Wild form angelfish (Pterophyllum scalare)

Columbian angelfish (Pterophyllum scalare)

Columbian angelfish (Pterophyllum scalare)

As a student in Turkey I was every time taken aback when I read in aquarium books and magazines that angelfish (Pterophyllum scalare) was one of the most popular aquarium fish. All the selective-bred angelfish races I saw in aquarium shops like the smoke angelfish, white sailfins, triple colors and so on, looked so sluggish, artificial and unhealthy. I thought “people have strange tastes!”.

I change my mind radically when I began to keep natural races like Peru altum, and another natural form with Columbian origins, which I named Columbian angelfish. They are absolutely beautiful, interesting and healthy fish, of course, if kept under proper conditions. The iridescent metallic greens and blues concentrated on the head are best seen under natural sunlight. You will find here an image gallery of these natural races including the red back angelfish kept by a friend.

In my personal experience, Peru altum is a sensitive fish. It requires higher temperatures and frequent live food. I bought eight young Peru altum (2-3 months old) seven years ago and put them into my large community aquarium. At the beginning they all grew well. But after several months, as the dominant fish made themselves noticeable, the subdominats became stressed and sickly, and began to die one after another. At the and only the most dominant pair survived. And the same story happened to me twice. I guess, Peru altum is in nature either not a gregarious fish in the breeding season, or each pair requires a large territory which might cause problems in a home aquarium.

The Columbian angelfish is -maybe not as majestic as Peru altum- is also a very beautiful fish. And it is robust. I had bought eight young fish and all grew well and healthy. Because they are not (yet) spoiled by artificial breeding they are also good parents. Really a joy to watch in a large aquarium. A 400-liter (100 US gallons) tank should be the minimum size for a group of 6-8 adult fish.

The red back angelfish is also a sensitive race concerning water conditions and food, but they are apparently more gregarious then the Peru altum. What I heard, they can grow quite big in a large aquarium. Many hobbyists think red back is the most beautiful race, but I find Peru altum most beautiful, Columbian angelfish most enjoyable to watch.

Tunç Ali Kütükçüoğlu, 13. December 2009, Zürich

I would appreciate if you share your experience with these angelfish races.

About tuncali

I began keeping aquariums as early as I was nine years old. Since then, I kept many aquariums and lots of fish, plant and invertebrate species. My favorite fish family is of course cichlids with their fascinating behaviors. My relatively new area of interest is low-tech natural aquariums as almost self-sufficient ecosystems that are I think ideal models for sustainable life.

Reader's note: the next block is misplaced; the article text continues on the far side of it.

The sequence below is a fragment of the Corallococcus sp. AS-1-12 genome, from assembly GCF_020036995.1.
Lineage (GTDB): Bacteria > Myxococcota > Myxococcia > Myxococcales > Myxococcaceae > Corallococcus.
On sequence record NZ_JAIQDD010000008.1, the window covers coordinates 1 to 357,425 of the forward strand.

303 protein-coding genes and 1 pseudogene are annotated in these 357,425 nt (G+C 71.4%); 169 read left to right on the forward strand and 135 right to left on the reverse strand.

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5 Responses to Wild form angelfish (Pterophyllum scalare)

  1. boris says:

    Hi Tunc, I am also living in Switzerland. Where did you find those angelfish? It is very difficult to find wild form young angelfish.

  2. Marty says:

    I had a trio of wild caught Peruvian Angels (adults when I got them), now several years later w/ only one left. I decided to add another cichlid (a Salvini) to the tank where the last one resided, but it didn’t work out too well. At first the angel was dominant, then as the juvenile sal grew, it grew too aggressive & I had to relocate the angel. He had been so used to getting lots of live foods in the low tech tank he was in (black worms, lots of fry), and when I moved him into another low tech tank- one that didn’t have much in the way of live foods growing in it, he sort of went on a hunger strike. I finally have him eating well again & accepting some flake & frozen & freeze dried foods. The Diamond tetras in this tank compete for the baby endler fry I add to it often. The angel is just not as fast as them, but he does get some. And, I’ve found that he likes some sort of worm-like critter that grows in my compost bucket. It is segmented & has a very hard “shell” casing. Only he seems interested in these.

  3. Those are beautiful. Are there restrictions on what fish you have in the united states? I don’t think I can make it to Switzerland any time soon.

  4. Lor says:

    Hello. I currently have some F1 (born from wilds) Peruvian red backs. They’re still younger so the red back has not fully developed yet, but you can already see the red speckles where they will be in the future. I’m sure once they mature or reach sexual maturity, their backs will be bright red/orange.
    The Peruvians are naturally wild and skittish. I put them in with my Pterophyllum Leopoldi (also called Pterophyllum dumerilii) and while the Leopoldis are true wild Angels, they’re older and used to humans so they help settle the Peruvians into the tanks.

    If you’re interested in more information and pictures. You can look here: http://angelfish.net/VBulletin/showthread.php?t=23003

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